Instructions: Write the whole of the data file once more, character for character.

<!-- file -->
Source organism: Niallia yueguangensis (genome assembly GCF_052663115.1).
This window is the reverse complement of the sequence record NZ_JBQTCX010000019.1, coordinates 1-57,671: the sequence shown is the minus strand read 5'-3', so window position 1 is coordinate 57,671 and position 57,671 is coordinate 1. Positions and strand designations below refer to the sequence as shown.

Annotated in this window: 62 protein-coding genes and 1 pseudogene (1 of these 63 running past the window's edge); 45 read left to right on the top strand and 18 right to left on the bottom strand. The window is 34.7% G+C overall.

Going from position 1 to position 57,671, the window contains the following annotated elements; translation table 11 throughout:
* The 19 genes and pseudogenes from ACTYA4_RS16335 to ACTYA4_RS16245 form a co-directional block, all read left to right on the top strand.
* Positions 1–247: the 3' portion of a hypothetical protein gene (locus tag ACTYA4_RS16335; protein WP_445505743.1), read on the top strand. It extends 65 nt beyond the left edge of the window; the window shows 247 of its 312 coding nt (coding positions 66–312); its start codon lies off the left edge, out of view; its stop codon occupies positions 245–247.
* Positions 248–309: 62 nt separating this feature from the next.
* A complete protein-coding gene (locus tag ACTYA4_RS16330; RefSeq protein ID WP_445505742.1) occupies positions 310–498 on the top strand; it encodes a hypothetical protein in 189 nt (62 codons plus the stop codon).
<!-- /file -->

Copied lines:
Source organism: Niallia yueguangensis (genome assembly GCF_052663115.1).
This window is the reverse complement of the sequence record NZ_JBQTCX010000019.1, coordinates 1-57,671: the sequence shown is the minus strand read 5'-3', so window position 1 is coordinate 57,671 and position 57,671 is coordinate 1. Positions and strand designations below refer to the sequence as shown.

Annotated in this window: 62 protein-coding genes and 1 pseudogene (1 of these 63 running past the window's edge); 45 read left to right on the top strand and 18 right to left on the bottom strand. The window is 34.7% G+C overall.

Going from position 1 to position 57,671, the window contains the following annotated elements; translation table 11 throughout:
* The 19 genes and pseudogenes from ACTYA4_RS16335 to ACTYA4_RS16245 form a co-directional block, all read left to right on the top strand.
* Positions 1–247: the 3' portion of a hypothetical protein gene (locus tag ACTYA4_RS16335; protein WP_445505743.1), read on the top strand. It extends 65 nt beyond the left edge of the window; the window shows 247 of its 312 coding nt (coding positions 66–312); its start codon lies off the left edge, out of view; its stop codon occupies positions 245–247.
* Positions 248–309: 62 nt separating this feature from the next.
* A complete protein-coding gene (locus tag ACTYA4_RS16330; RefSeq protein ID WP_445505742.1) occupies positions 310–498 on the top strand; it encodes a hypothetical protein in 189 nt (62 codons plus the stop codon).